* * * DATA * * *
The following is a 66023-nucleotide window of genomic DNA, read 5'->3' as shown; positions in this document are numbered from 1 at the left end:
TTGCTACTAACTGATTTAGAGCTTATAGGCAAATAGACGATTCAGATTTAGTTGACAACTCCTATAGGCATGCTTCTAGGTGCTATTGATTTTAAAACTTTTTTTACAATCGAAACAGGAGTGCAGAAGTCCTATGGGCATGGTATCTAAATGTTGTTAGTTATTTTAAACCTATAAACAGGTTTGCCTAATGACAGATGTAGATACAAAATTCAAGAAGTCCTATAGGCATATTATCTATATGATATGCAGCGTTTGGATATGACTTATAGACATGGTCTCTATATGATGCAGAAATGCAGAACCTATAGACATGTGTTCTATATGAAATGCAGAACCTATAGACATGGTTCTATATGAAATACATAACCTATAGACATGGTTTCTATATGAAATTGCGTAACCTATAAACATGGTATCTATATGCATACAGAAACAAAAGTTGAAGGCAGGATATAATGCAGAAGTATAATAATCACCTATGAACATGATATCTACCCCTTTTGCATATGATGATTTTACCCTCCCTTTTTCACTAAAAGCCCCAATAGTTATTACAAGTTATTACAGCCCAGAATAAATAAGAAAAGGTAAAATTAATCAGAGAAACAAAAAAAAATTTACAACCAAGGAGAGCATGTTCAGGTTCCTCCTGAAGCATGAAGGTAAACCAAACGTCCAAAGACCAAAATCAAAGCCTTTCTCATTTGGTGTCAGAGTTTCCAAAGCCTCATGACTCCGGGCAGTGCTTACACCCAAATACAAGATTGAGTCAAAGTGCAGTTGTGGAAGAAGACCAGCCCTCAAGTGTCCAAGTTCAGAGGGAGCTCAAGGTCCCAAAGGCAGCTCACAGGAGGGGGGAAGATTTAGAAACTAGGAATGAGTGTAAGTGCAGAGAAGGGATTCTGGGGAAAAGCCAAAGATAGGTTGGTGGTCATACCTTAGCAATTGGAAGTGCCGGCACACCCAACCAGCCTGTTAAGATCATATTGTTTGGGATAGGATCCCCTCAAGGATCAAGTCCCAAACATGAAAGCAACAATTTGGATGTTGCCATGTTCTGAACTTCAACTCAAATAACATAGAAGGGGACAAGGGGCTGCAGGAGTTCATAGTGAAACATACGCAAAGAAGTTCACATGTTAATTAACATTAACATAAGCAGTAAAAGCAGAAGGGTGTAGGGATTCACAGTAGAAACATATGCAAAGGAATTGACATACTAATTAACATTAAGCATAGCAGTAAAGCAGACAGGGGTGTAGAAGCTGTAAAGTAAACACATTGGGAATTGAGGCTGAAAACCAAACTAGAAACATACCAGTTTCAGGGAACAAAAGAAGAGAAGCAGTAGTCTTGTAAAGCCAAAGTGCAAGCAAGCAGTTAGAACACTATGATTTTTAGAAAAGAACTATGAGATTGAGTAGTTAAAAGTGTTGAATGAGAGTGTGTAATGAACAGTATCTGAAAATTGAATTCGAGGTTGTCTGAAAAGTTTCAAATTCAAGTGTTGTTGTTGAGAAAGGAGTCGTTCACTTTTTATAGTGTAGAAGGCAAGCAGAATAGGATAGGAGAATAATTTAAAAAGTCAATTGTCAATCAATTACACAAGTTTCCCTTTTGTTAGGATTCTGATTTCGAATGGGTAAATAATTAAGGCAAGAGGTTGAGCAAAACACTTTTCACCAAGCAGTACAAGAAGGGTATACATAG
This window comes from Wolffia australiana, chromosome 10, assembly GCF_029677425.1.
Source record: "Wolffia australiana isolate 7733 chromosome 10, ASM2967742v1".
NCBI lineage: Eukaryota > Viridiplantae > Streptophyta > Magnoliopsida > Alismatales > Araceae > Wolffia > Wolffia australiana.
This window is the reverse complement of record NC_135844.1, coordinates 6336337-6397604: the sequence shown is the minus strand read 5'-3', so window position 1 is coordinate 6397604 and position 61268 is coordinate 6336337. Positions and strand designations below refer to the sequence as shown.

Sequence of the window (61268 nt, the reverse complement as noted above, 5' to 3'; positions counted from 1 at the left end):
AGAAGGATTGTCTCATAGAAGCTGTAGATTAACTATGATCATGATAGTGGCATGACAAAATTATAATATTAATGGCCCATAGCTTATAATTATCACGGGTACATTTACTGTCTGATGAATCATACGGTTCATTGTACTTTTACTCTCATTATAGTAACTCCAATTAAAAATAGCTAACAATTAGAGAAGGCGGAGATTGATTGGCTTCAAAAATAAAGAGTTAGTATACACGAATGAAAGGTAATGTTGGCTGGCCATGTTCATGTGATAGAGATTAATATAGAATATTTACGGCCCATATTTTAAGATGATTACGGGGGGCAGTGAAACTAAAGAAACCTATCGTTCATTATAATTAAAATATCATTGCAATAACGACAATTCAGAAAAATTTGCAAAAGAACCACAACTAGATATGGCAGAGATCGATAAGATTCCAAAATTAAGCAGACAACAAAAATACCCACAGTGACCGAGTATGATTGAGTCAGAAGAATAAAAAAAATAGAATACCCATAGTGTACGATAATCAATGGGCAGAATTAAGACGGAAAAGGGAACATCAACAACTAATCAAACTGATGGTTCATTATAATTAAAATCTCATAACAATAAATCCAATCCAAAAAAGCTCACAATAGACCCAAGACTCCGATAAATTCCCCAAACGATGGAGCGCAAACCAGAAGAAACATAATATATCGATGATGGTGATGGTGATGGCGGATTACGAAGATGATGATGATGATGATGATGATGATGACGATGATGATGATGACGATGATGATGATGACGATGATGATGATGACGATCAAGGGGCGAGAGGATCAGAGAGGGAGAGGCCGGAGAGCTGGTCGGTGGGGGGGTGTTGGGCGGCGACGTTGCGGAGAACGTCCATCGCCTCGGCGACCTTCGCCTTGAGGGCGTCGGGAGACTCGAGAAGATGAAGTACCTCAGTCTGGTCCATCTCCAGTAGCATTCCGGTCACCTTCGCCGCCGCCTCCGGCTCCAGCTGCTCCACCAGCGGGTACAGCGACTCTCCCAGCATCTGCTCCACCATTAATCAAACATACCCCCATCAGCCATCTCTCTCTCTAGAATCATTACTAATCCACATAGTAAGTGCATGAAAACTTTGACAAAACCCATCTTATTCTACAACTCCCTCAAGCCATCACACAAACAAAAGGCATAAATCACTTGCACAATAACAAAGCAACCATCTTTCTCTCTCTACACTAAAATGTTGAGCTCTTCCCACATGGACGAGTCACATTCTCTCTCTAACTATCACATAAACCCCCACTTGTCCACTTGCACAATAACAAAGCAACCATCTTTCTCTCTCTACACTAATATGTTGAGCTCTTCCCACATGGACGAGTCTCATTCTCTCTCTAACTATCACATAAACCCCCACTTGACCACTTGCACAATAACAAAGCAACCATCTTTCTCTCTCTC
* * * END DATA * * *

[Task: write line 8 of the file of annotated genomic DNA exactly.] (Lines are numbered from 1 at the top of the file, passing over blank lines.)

AGAAGGATTGTCTCATAGAAGCTGTAGATTAACTATGATCATGATAGTGGCATGACAAAATTATAATATTAATGGCCCATAGCTTATAATTATCACGGGTACATTTACTGTCTGATGAATCATACGGTTCATTGTACTTTTACTCTCATTATAGTAACTCCAATTAAAAATAGCTAACAATTAGAGAAGGCGGAGATTGATTGGCTTCAAAAATAAAGAGTTAGTATACACGAATGAAAGGTAATGTTGGCTGGCCATGTTCATGTGATAGAGATTAATATAGAATATTTACGGCCCATATTTTAAGATGATTACGGGGGGCAGTGAAACTAAAGAAACCTATCGTTCATTATAATTAAAATATCATTGCAATAACGACAATTCAGAAAAATTTGCAAAAGAACCACAACTAGATATGGCAGAGATCGATAAGATTCCAAAATTAAGCAGACAACAAAAATACCCACAGTGACCGAGTATGATTGAGTCAGAAGAATAAAAAAAATAGAATACCCATAGTGTACGATAATCAATGGGCAGAATTAAGACGGAAAAGGGAACATCAACAACTAATCAAACTGATGGTTCATTATAATTAAAATCTCATAACAATAAATCCAATCCAAAAAAGCTCACAATAGACCCAAGACTCCGATAAATTCCCCAAACGATGGAGCGCAAACCAGAAGAAACATAATATATCGATGATGGTGATGGTGATGGCGGATTACGAAGATGATGATGATGATGATGATGATGATGACGATGATGATGATGACGATGATGATGATGACGATGATGATGATGACGATCAAGGGGCGAGAGGATCAGAGAGGGAGAGGCCGGAGAGCTGGTCGGTGGGGGGGTGTTGGGCGGCGACGTTGCGGAGAACGTCCATCGCCTCGGCGACCTTCGCCTTGAGGGCGTCGGGAGACTCGAGAAGATGAAGTACCTCAGTCTGGTCCATCTCCAGTAGCATTCCGGTCACCTTCGCCGCCGCCTCCGGCTCCAGCTGCTCCACCAGCGGGTACAGCGACTCTCCCAGCATCTGCTCCACCATTAATCAAACATACCCCCATCAGCCATCTCTCTCTCTAGAATCATTACTAATCCACATAGTAAGTGCATGAAAACTTTGACAAAACCCATCTTATTCTACAACTCCCTCAAGCCATCACACAAACAAAAGGCATAAATCACTTGCACAATAACAAAGCAACCATCTTTCTCTCTCTACACTAAAATGTTGAGCTCTTCCCACATGGACGAGTCACATTCTCTCTCTAACTATCACATAAACCCCCACTTGTCCACTTGCACAATAACAAAGCAACCATCTTTCTCTCTCTACACTAATATGTTGAGCTCTTCCCACATGGACGAGTCTCATTCTCTCTCTAACTATCACATAAACCCCCACTTGACCACTTGCACAATAACAAAGCAACCATCTTTCTCTCTCTC